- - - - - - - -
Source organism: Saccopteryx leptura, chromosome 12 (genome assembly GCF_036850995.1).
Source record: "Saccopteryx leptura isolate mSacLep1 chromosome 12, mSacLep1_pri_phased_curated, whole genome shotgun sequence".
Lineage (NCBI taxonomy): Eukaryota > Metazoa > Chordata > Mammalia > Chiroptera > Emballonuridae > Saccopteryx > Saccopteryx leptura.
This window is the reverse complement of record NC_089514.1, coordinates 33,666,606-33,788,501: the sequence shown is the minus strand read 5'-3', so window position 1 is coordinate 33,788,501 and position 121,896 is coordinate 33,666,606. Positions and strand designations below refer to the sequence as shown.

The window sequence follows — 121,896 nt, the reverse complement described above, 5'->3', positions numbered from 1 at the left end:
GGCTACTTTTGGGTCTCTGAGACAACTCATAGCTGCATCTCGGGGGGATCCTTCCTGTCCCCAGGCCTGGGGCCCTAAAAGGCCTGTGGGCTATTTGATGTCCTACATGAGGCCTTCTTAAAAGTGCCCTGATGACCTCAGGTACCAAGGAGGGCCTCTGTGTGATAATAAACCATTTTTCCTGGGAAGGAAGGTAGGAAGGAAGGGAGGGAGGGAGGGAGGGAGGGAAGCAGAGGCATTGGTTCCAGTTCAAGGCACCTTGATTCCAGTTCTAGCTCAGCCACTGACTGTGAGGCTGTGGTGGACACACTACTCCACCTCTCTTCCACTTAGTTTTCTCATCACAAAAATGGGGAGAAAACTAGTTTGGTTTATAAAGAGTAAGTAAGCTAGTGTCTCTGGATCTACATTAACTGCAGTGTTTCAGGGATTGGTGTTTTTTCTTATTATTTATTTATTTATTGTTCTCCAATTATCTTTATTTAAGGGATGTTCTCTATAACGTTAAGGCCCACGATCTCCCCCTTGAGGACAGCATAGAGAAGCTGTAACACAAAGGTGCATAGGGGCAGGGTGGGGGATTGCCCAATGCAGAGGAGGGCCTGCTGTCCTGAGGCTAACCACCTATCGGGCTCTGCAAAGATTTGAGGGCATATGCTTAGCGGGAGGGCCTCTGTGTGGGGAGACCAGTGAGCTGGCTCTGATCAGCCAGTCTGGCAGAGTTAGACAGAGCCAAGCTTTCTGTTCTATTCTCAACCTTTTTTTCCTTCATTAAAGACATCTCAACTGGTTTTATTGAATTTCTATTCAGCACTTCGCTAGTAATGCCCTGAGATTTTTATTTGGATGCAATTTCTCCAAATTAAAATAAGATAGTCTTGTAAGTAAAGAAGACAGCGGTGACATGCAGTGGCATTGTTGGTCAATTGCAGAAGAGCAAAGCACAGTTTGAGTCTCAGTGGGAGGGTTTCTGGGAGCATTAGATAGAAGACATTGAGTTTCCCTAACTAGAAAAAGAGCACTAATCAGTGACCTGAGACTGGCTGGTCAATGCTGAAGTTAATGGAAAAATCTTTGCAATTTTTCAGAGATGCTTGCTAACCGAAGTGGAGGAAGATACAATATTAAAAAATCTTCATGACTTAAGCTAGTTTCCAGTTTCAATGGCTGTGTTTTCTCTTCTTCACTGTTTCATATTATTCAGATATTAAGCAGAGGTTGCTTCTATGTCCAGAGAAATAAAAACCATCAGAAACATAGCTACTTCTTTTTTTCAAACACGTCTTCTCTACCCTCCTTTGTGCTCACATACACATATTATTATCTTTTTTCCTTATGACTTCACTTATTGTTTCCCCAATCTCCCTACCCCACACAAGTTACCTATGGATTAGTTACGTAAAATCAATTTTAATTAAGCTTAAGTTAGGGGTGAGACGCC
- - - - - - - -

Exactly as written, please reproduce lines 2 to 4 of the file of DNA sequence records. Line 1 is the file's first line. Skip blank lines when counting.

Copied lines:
Source record: "Saccopteryx leptura isolate mSacLep1 chromosome 12, mSacLep1_pri_phased_curated, whole genome shotgun sequence".
Lineage (NCBI taxonomy): Eukaryota > Metazoa > Chordata > Mammalia > Chiroptera > Emballonuridae > Saccopteryx > Saccopteryx leptura.
This window is the reverse complement of record NC_089514.1, coordinates 33,666,606-33,788,501: the sequence shown is the minus strand read 5'-3', so window position 1 is coordinate 33,788,501 and position 121,896 is coordinate 33,666,606. Positions and strand designations below refer to the sequence as shown.